"How come you don't hate this guy? He's everything you taught us not to trust."
"I can't hate him. He is so transparent in his self-interest that I kind of respect him."
- The Big Short
Making fun of Ayn Rand has been a popular spectator sport since she began publishing books. As such, it is impossible to tell whether the curious, blurry inclusion of Anthem on the bookshelf behind Steve Carell’s head in The Big Short (see 7:29 in the clip above) was meant by the filmmakers to be an honour or an insult. It may be a subtle jab at Rand for being the literary darling of vampire squids all over America. Or it may be a quiet salute to Mark Baum’s wisdom, in acknowledging the reality of human selfishness as a powerful motivator and a valuable source of information.
There may not be another author so simultaneously loved and hated in America as Rand. Throwing fuel on the fire is the fact that many of her detractors have never actually read her work in its entirety. There are plenty of reasons why it may be worth your time to do so. Ray Dalio, for example, recommended her literature as an introduction to the Trump administration’s economic mindset. But an even stronger reason is this: on issues which cause such division and vitriol, and in a world where hearsay passes for journalism, it is good to engage first-hand with divisive topics and formulate an independent opinion. Life is not a last minute college essay: the CliffsNotes do not suffice.
A better alternative: the under-appreciated, 123-page novella of Anthem.
If Atlas Shrugged were a 32oz Moscow Mule, then Anthem is a straight vodka shot: a to-the-point distillation which can be consumed and appraised quickly, without sacrificing nuance, style, or the author’s intent. A popular criticism of her two most famous works, clocking in at over 1000 pages apiece, is that they are tedious and impossible to finish. Never mind that this argument is usually insufficient for scorning other things which are difficult to finish (i.e. War and Peace, New Year’s resolutions, or high school). At a meager 123 pages, Anthem is manageable in a single evening. If something isn’t worth taking an evening to engage with, it probably isn’t worth hating either.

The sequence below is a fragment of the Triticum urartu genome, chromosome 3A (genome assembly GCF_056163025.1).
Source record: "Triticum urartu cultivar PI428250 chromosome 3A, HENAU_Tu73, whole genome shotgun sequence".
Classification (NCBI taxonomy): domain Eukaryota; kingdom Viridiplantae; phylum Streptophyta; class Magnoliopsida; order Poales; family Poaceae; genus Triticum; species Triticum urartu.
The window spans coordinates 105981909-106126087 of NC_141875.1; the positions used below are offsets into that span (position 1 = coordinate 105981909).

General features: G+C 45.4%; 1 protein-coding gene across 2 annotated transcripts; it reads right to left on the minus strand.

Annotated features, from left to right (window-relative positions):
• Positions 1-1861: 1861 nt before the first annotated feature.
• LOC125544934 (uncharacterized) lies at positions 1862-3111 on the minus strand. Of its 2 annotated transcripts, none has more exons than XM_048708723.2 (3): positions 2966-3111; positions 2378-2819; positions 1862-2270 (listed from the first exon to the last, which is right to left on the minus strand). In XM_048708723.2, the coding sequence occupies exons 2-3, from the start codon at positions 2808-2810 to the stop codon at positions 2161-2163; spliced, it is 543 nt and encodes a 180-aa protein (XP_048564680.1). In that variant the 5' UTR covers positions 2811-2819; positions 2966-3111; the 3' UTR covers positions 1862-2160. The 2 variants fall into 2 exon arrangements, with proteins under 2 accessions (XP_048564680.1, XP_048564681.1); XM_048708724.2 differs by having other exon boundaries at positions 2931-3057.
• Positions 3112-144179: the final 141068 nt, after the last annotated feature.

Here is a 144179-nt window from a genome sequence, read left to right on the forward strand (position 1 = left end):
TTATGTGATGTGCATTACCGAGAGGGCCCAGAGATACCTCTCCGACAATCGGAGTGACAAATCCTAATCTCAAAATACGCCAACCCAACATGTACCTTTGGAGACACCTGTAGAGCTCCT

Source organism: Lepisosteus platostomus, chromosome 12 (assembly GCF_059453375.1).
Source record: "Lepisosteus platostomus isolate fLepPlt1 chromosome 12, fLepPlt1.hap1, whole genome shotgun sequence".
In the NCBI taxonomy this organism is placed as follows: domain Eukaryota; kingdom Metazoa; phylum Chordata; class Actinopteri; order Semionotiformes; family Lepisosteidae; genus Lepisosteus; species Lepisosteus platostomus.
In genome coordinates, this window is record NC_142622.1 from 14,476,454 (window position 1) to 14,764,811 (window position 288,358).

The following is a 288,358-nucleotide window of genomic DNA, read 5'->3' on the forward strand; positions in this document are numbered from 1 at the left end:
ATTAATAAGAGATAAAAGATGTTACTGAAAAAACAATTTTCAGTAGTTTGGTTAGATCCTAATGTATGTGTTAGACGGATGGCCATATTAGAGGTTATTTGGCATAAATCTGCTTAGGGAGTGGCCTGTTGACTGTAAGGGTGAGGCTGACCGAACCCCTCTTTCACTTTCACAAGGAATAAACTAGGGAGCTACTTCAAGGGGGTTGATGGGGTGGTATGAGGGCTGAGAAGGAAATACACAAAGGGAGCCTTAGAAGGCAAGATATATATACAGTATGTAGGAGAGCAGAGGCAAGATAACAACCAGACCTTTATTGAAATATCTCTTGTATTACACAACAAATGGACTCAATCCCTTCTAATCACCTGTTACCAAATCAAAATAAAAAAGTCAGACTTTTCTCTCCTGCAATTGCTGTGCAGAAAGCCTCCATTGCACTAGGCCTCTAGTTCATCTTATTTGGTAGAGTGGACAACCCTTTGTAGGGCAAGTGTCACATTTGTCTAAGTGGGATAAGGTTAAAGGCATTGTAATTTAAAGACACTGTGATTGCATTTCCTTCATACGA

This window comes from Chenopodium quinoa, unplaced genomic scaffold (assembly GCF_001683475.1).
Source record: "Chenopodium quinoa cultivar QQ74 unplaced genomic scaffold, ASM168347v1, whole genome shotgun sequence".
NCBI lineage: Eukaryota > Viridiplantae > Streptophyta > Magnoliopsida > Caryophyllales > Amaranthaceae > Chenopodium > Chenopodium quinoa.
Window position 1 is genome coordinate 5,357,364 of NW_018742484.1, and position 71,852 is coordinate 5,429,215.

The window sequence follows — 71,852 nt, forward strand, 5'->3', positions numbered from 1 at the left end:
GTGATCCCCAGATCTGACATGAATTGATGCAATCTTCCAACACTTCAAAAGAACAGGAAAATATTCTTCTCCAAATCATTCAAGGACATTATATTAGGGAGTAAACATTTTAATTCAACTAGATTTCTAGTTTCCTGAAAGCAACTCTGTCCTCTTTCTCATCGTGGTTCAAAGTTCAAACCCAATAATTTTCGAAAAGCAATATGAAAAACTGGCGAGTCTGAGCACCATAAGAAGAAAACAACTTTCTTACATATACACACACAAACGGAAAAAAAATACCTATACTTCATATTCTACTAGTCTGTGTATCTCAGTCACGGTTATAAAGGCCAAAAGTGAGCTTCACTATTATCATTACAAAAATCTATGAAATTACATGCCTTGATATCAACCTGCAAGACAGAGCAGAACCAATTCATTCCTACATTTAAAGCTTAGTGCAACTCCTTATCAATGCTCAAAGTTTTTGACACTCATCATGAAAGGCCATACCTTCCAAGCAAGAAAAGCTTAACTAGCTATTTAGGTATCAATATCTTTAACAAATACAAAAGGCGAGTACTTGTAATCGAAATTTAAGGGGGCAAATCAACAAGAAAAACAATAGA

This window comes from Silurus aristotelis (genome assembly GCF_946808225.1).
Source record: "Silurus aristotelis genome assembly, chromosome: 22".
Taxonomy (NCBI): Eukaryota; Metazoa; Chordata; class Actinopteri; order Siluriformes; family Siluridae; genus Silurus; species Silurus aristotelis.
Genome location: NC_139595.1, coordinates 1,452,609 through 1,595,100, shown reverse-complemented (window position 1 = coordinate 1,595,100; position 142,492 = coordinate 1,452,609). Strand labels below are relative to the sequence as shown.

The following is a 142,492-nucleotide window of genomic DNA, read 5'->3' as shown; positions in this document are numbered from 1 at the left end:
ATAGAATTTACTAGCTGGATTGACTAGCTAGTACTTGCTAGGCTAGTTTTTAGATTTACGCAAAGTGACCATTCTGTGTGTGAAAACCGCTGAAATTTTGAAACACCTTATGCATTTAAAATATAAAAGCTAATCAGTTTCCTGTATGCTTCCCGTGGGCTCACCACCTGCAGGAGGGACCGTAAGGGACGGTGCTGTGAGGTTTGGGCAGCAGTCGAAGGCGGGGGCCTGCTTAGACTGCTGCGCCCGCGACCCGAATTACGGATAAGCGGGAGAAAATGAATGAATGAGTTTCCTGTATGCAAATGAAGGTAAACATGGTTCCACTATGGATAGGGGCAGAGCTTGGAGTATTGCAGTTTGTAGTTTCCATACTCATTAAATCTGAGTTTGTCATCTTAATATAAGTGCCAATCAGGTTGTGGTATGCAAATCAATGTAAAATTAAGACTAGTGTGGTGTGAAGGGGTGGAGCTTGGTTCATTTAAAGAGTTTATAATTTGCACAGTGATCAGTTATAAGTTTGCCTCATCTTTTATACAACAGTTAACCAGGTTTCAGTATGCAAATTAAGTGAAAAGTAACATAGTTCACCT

Most people politely refrain from showing obvious disdain for a stranger’s actions, even if it causes some sort of direct harm or inconvenience. Children can wail and throw food in a restaurant, and the other patrons will, at most, tut-tut or quietly ask the maître-d to intervene. Folks will elbow each other for the middle armrest on an airplane and stew in passive-aggression without ever saying a single word out loud. We are, by and large, a conflict-averse society when we are face-to-face.
The notable exception to this rule is the act of purchasing a Rand book. On every such occasion, you can expect to receive a semi-serious jab from your shopping companion about how they will pretend to not know you as you approach the checkout counter. A judgmental look from the cashier usually accompanies. At the extreme, a bookshop staff member once stated, as I was paying for The Fountainhead, that they hated the book I was about to purchase. (Imagine buying a raisin bun at a bakery and being told that raisin buns are disgusting as you hand over your cash.)
Rand stands not only as a beloved source of inspiration for some, but also as a cherished punching bag for college students, The New Yorker, and self-professed decent human beings everywhere. It is curious that an author could incite such lasting adoration and vitriol in a world where most simply see their work met with indifference. The vast majority of published books barely register a blip on the radar before they fade into the sands of time. The rare few that do not may be worth investigating, whether or not their worldview is to our liking.